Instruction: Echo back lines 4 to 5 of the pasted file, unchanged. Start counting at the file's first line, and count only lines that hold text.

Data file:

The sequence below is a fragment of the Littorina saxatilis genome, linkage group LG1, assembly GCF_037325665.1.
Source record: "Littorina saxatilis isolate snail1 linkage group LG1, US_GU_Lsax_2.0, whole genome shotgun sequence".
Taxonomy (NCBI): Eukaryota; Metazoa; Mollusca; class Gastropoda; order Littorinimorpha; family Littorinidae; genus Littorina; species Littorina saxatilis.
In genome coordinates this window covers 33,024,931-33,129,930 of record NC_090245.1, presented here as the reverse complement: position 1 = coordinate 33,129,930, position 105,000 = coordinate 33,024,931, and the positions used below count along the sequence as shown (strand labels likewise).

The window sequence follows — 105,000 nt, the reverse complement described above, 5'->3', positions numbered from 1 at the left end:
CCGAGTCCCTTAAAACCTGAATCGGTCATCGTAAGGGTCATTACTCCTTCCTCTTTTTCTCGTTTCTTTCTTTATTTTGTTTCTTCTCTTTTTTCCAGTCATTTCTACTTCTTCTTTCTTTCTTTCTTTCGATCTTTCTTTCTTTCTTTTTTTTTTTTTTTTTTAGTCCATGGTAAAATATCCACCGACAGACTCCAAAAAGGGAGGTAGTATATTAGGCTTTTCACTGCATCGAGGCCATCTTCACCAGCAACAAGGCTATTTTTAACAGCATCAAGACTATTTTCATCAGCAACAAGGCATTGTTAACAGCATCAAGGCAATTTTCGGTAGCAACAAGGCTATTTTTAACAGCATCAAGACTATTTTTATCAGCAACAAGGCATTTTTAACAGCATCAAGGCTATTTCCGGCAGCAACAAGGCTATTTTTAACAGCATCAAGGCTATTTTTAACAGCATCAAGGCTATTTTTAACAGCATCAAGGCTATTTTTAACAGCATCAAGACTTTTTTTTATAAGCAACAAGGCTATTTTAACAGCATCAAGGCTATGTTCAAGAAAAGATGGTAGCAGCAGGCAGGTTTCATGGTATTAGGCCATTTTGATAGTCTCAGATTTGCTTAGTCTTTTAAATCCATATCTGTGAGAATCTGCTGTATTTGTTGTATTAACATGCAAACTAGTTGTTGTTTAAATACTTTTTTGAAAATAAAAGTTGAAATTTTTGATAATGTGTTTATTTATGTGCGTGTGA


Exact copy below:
In genome coordinates this window covers 33,024,931-33,129,930 of record NC_090245.1, presented here as the reverse complement: position 1 = coordinate 33,129,930, position 105,000 = coordinate 33,024,931, and the positions used below count along the sequence as shown (strand labels likewise).

The window sequence follows — 105,000 nt, the reverse complement described above, 5'->3', positions numbered from 1 at the left end: